A new hotel concept championing "progressive social change" has opened its first location in Washington DC, with spaces including a members' club, a wellness centre and three eateries designed by Gachot Studios, and Parts and Labor Design.
Eaton DC sits at the heart of the US capital, occupying an eight-storey brick structure that was overhauled for the project.
With features like an in-house radio station, political literature and artworks, and communal workspaces, it stands out from the corporate and luxury accommodation options typically associated with the District.
Targeting progressive and design-minded millennials, the concept was devised by Katherine Lo, who has a strong pedigree in the hospitality industry.
Her father, the executive chairman of the Hong Kong-based Langham Hospitality Group, challenged Lo to create a brand that would engage the younger generation.
"In 2014, my father gave me the opportunity to develop a new hotel brand for his company," she told Dezeen. "He wanted it to be a new kind of hotel that had never been seen before."
"So after a lot of research and thinking, my mission with Eaton was to take the platform of a hotel and channel it into a space for artists for social change, while also maintaining the highest design integrity," Lo continued.
Operating as an independent umbrella company for the hotels, Eaton Workshop offers a membership package through Eaton House that gives access to work areas, conference rooms, cafes and wellness centres, as well as preferred rates for guest rooms, and food and beverage discounts.
To design the interiors at Eaton DC, Lo enlisted New York firms Gachot Studios and Parts and Labor Design, which combined their different styles to create the hotel's overall relaxed and retro atmosphere.
"One is a bit more grown-up and understated, and the other is more bohemian and gritty," said Lo.
Gachot Studios designed the hotel lobby, lounge and "library", two bars – Allegory on the ground floor and Wild Days on the roof – and all of the 209 guest rooms.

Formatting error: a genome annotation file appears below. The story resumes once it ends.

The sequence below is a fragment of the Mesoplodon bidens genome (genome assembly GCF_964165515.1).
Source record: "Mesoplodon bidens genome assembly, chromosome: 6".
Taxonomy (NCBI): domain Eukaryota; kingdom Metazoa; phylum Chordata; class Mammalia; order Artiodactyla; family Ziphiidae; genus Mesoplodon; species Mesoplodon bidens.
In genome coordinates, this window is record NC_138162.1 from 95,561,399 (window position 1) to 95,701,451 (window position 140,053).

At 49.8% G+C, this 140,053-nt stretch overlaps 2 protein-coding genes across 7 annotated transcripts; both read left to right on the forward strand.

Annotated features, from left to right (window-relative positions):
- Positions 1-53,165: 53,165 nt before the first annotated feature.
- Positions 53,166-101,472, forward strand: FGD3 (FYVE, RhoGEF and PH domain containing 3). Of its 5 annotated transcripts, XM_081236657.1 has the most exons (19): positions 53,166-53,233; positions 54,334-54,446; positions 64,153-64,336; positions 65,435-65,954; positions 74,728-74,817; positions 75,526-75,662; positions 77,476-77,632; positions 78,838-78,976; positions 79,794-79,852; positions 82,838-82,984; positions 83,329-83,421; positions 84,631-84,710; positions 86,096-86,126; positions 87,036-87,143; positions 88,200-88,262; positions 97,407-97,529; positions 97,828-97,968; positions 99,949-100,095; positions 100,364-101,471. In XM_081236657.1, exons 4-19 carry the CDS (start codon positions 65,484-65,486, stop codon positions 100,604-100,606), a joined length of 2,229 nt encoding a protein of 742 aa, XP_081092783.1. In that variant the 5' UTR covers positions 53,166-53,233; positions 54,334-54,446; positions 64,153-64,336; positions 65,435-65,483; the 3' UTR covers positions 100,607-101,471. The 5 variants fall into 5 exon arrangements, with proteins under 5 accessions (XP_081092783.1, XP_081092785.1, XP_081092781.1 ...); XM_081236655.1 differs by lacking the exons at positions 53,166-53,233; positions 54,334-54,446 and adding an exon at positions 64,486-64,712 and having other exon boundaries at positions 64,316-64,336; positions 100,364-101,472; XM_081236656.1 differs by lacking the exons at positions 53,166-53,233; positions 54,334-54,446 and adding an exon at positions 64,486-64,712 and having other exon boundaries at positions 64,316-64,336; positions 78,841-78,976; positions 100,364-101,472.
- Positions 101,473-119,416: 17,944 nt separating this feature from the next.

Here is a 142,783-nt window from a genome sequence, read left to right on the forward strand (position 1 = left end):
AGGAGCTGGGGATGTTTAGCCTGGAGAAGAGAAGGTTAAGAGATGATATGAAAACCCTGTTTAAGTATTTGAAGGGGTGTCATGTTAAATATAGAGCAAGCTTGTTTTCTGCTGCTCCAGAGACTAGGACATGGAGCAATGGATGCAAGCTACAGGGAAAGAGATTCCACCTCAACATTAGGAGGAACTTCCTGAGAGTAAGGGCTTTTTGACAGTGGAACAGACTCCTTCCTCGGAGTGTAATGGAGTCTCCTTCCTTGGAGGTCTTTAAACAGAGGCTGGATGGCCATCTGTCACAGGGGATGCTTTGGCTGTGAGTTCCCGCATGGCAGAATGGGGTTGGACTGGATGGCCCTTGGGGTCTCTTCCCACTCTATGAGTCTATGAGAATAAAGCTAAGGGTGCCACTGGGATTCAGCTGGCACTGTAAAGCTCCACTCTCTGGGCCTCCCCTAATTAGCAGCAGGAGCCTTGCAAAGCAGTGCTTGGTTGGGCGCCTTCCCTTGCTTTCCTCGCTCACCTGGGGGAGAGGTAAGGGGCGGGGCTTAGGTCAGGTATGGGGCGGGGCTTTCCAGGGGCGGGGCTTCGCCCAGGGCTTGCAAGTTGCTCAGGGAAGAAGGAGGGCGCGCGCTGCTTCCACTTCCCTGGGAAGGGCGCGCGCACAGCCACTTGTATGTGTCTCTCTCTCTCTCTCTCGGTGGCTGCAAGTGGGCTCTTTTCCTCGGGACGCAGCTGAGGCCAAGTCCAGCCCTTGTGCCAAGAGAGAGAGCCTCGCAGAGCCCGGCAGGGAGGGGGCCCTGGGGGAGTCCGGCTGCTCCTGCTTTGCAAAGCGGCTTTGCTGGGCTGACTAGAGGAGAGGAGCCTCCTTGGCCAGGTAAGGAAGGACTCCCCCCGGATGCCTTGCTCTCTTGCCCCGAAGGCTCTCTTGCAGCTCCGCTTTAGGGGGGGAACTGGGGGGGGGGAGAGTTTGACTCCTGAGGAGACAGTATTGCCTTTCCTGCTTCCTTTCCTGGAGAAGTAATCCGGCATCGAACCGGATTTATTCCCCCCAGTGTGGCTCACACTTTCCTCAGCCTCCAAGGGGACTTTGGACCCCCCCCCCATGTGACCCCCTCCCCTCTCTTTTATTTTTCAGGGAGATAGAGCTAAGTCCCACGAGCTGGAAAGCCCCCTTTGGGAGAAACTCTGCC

In these areas, dark wood features prominently alongside modernist-style furniture pieces, bronze accents, and deep colours of navy, red and caramel.
"We were brought on board to help Katherine bring to life her vision of a space that would truly engage the community, provoke conversation, controversy and culture," said Gachot Studios.
In the lounge are a record player, records, and shelves stocked with books like Earth Democracy by Vandana Shiva, The Sympathiser by Viet Thanh Nguyen, and Pedagogy of the Oppressed by Paulo Freire.
Contrasting with these dimly lit areas are spaces designed by Parts and Labor Design, which implemented light wood detailing and colourful textiles.
Parts and Labor Design designed the hotel's main American Son restaurant and Kintsugi coffee shop – either side of the reception area – as well as the radio studio, wellness area, theatre and co-working space.
Decorating the walls throughout the building are pieces by local artists, including black-and-white photographs of protesters and creatives. All nod to the current political and social climate in the US.
A bodega-like store across from the reception sells newspapers, magazines and a slew of toiletries and snacks as a homage to New York's one-stop shops.
The radio station at the front entrance has horizontal windows and wooden blinds, taking cues from New York's East Village Radio that broadcasts from a storefront.
Hotel rooms also include politically charged books and vintage, time-worn pieces like vinyl records for playing, hand-painted pots and Himalayan pink salt lamps.
Eaton DC had its official opening at the end of September 2018, and plans to open a location in Hong Kong later this year, followed by Seattle and San Francisco.
"The spirit for everything – like the nostalgia for the retro and analog [music], and things like print and vinyl – will be present throughout all of the properties," said Lo.
Several large hotel groups are also realising the potential benefits of catering for the millennial demographic, combining facilities for nomadic working and programmed events with Instagram-friendly interiors.
Photography is by Jennifer Hughes unless stated otherwise.